As I've mentioned already, I stayed in Westminster on Friday for Private Members Bill debates, but headed off to Bristol late-ish Friday evening, for two events on Saturday.
The first was great - a rally organised by the Bristol Zimbabwe Association, which included a march around Colston Parade, lots of singing and dancing (though not by me) and some very cute kids. The event was organised by Forward Maisokwadzo, chair of the BZA, (what a great name for a campaigner - Forward with Forward!). I was particularly pleased to see a couple of constituents who I'd met at a recent surgery; they'd fled Zimbabwe because of their involvement with the opposition MDC and told me they'd just got leave to remain, which was great news.
Next on the itinerary was a Palestinian Solidarity Campaign conference, at which I was a speaker, along with Ilan Pappe, a Jewish (but pro-Palestinian) academic. Profoundly depressing. Life is too short to re-run all the arguments here, but basically most of the audience seemed to be saying that the only solution to the Israel-Palestine problem is to overthrow international capitalism and defeat global imperialism. Which of course is obvious, and we should have thought of it before, and now that we know we can start the ball rolling immediately and sort everything out in a matter of months, if not weeks. Plus lots of predictable Government bashing and a wilful refusal to acknowledge that any Labour MPs might actually agree with them. Just to give one example - after the two speeches, and a whole series of questions, one member of the audience demanded to know, quite aggressively, whether we supported a Palestinian state, and if not, why not? He'd obviously not been listening to a word either of us had said (I'd been talking about a two state solution, the road map, 1967 borders, the illegality of the Israeli wall and settlements) or, more probably, was determined to see us as 'the enemy' and didn't want to hear anything which might have confounded his expectations. I tried suggesting that it might be better if we discussed ways forward, that it might be worth trying to work with sympathetic politicians rather than waiting for the revolution, but was just met with more heckling.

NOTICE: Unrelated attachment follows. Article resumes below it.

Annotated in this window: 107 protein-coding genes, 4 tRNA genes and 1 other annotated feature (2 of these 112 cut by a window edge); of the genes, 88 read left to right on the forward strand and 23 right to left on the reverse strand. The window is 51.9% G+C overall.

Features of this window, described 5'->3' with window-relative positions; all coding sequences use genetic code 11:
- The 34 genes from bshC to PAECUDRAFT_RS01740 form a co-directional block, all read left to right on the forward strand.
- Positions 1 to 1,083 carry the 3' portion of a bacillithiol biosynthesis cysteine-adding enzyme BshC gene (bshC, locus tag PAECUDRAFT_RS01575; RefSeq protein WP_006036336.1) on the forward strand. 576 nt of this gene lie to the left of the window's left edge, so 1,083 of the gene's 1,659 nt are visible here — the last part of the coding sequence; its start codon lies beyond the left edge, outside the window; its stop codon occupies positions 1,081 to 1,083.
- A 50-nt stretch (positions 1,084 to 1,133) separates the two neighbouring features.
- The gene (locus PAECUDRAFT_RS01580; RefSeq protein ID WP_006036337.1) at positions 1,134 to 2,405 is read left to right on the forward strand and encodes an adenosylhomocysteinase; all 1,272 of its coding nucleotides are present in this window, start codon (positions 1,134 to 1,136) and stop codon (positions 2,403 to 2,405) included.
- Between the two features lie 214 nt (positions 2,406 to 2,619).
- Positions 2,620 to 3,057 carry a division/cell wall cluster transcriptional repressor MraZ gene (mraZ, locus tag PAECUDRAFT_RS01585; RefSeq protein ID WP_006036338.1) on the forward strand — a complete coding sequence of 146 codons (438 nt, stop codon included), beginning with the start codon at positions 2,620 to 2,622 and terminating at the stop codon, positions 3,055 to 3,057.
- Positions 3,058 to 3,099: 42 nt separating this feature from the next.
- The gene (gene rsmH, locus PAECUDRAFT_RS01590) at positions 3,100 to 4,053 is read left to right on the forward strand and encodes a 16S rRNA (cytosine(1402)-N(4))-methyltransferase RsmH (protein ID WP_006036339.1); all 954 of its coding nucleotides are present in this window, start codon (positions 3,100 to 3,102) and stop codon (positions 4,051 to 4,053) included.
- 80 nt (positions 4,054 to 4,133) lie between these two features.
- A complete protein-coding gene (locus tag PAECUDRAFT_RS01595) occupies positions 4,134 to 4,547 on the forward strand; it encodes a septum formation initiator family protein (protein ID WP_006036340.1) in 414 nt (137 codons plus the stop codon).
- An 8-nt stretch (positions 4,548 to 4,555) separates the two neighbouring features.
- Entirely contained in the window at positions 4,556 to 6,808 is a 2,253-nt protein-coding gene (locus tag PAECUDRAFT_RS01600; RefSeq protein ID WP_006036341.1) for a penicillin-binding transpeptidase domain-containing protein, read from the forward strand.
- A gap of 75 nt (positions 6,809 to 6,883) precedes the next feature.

The best bit though (and I don't mean best at all, of course) was when I was taken to task for having supported the anti-Mugabe Zimbabwe rally earlier. Apparently what is happening in Zimbabwe is all down to British imperialism and we are denying African people their democratic right to be governed by the leader of their choice, i.e. Mugabe. I kid you not. (This was on the very day when it was announced that Mugabe's attempts to rig the election recount had failed).
The same guy had also been handing out pro-Mugabe leaflets at the Zimbabwe rally. I was with my constituents at the time, the ones who'd fled Mugabe's regime and had just had their asylum claim accepted. And they were being told by a white middle-class CPGB member that he was fighting British imperialism on behalf of the Zimbabwean people.... Words fail me.
All in a day's work of course. And then my car broke down on the motorway and after a long saga involving three different AA vehicles, an AA relay driver who insisted he had to take a 45 minute break (yes, I know, I support the working time directive, but not at that precise moment), and lots of time spent sitting on the hard shoulder and at two different service stations, I eventually arrived at my friend's 40th birthday party in St Albans gone midnight, only to find that what was supposed to be a salsa/Latin/ swing evening had been hijacked by someone called DJ Brian who was playing Lionel Ritchie's "Dancing on the Ceiling". He then played Bryan Adams. The day could, however, have been worse. At least I missed Shania Twain.